The threat of an increase of pests and disease on farmland can increase during a mild winter season, so some Illinois farmers are understandably on edge after this year’s nearly snowless winter.
Russ Higgins, a commercial agriculture educator for the University of Illinois Extension, said a lot of insects survive Illinois winters very well, whether it’s mild or not, but farmers are being encouraged to scout their land and monitor what is happening on their property.
Farmers in northern Illinois might be given advanced notice of pest or disease issues because any development would start showing up in southern Illinois first, Higgins said.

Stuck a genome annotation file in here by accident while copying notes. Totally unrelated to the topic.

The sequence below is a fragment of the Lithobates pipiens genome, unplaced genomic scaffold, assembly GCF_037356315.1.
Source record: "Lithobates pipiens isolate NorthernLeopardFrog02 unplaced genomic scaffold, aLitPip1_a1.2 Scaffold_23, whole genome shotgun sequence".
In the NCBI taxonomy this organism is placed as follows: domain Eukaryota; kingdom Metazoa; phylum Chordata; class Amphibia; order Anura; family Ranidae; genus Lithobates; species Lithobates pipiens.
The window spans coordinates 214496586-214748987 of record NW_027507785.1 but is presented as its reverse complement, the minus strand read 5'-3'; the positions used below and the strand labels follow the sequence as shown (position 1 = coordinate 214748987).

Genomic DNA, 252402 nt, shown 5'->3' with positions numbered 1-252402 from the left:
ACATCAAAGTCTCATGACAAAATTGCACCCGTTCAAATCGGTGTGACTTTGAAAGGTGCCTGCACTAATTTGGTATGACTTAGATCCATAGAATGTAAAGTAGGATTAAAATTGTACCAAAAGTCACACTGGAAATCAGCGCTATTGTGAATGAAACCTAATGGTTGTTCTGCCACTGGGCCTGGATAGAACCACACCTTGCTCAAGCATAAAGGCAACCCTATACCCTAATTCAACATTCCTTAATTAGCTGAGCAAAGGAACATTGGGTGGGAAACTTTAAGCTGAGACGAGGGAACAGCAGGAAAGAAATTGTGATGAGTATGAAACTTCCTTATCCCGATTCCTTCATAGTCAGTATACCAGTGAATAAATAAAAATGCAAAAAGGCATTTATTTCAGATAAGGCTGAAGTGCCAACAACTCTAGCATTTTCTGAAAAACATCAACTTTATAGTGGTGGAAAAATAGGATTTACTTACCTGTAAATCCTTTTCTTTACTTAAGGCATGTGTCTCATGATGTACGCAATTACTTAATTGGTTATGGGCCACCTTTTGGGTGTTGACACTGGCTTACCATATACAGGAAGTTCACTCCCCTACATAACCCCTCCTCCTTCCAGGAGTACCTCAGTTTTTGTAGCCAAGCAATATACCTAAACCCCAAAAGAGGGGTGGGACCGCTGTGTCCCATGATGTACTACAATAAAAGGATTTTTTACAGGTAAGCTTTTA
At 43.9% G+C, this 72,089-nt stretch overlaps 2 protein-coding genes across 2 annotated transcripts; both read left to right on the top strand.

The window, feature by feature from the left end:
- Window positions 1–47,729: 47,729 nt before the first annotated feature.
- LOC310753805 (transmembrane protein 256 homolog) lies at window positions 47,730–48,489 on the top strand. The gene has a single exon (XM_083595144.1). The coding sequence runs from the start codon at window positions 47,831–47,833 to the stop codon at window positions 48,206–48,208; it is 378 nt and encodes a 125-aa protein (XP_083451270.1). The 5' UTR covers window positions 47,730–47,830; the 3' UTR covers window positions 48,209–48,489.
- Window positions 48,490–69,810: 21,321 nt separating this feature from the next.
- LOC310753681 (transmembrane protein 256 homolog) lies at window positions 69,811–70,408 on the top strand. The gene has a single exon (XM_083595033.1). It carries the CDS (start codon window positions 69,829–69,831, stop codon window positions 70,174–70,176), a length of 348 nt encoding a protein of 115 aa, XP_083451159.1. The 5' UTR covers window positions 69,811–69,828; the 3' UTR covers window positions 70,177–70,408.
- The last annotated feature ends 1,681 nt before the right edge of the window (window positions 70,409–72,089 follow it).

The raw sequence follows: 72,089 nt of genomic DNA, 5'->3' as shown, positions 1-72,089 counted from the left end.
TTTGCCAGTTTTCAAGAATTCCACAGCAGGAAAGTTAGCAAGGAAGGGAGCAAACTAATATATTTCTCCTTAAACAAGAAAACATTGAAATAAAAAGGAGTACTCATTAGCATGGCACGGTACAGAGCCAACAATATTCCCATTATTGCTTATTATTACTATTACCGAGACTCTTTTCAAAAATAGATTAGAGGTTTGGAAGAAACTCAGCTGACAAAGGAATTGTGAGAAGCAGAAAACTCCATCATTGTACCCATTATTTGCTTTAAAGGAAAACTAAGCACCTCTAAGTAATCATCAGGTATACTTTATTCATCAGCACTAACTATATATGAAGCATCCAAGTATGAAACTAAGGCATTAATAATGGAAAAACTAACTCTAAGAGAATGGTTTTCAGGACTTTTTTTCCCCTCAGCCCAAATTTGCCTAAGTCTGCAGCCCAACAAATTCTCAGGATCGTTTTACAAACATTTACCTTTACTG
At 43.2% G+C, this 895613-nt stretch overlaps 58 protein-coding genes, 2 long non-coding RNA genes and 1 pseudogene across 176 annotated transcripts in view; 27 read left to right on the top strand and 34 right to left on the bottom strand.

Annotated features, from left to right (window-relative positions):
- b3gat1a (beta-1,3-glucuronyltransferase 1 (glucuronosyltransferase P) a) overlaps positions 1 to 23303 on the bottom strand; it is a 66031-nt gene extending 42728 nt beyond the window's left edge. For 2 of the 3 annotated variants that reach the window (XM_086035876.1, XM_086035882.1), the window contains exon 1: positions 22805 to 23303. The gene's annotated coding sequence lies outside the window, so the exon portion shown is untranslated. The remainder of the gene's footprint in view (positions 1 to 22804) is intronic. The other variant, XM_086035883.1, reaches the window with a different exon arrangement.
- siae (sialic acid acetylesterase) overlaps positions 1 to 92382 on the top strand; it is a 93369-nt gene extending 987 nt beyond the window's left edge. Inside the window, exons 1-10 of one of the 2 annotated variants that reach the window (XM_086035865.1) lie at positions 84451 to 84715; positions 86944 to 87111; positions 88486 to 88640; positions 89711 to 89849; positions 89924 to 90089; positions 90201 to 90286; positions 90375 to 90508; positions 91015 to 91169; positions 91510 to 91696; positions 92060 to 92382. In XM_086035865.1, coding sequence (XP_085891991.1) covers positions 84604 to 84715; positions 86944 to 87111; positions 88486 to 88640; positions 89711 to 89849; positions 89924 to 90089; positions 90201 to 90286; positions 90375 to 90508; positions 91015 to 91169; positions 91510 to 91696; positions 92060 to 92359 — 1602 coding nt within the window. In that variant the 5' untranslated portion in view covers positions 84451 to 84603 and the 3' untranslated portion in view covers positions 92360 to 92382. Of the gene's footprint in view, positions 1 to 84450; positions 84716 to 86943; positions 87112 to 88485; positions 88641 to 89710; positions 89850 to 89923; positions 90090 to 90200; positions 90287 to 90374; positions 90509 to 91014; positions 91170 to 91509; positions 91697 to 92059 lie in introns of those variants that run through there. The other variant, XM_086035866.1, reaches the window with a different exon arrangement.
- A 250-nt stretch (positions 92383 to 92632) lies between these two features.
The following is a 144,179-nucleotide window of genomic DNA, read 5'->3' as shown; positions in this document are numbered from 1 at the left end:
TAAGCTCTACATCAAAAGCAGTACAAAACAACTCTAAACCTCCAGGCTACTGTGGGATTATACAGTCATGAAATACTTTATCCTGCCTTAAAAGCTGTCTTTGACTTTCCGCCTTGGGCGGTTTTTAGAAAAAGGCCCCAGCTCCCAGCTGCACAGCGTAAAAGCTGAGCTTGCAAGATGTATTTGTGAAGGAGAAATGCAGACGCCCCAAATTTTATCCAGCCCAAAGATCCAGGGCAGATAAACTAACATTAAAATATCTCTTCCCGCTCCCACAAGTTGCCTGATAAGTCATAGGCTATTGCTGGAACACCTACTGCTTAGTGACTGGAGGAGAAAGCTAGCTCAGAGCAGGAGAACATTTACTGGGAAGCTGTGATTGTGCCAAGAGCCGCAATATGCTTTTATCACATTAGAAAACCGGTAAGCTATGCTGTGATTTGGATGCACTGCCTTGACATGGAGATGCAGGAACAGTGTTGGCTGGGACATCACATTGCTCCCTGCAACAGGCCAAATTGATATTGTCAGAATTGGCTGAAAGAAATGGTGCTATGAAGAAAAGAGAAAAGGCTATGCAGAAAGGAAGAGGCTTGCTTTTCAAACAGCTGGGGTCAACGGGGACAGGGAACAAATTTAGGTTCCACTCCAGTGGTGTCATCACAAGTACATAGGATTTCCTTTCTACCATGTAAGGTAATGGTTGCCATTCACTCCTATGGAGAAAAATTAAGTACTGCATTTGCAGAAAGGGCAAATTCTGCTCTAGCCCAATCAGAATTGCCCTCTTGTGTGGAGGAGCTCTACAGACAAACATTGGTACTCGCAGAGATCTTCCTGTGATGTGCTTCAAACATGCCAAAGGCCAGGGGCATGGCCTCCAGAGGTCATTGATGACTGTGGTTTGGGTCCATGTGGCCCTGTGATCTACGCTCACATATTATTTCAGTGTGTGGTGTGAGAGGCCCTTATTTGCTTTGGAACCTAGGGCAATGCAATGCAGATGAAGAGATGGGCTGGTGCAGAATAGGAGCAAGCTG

“If we can be wary and watch what is taking place down there, that’ll tell us what to watch out for up here in this part of the state,” Higgins said.
Winter wheat is more likely to be affected by the mild winter than corn or soybeans, Higgins said, and right now, fewer than 500,000 acres of winter wheat is growing in the state of Illinois. Winter wheat goes dormant during winter months, but since this year’s winter was mild, the wheat crop broke dormancy and has survived cold snaps this year, Higgins said.
Other than pests and disease, drought also is a major concern in Illinois. July through August are critical months for corn and soybeans, according to Higgins, and drought can have a major effect on yield.
“The single most limiting factor that we have in crop production despite everything we do is moisture, and that’s the case unless you irrigate your ground, and most of Illinois is non-irrigated,” Higgins said.
–Illinois News Network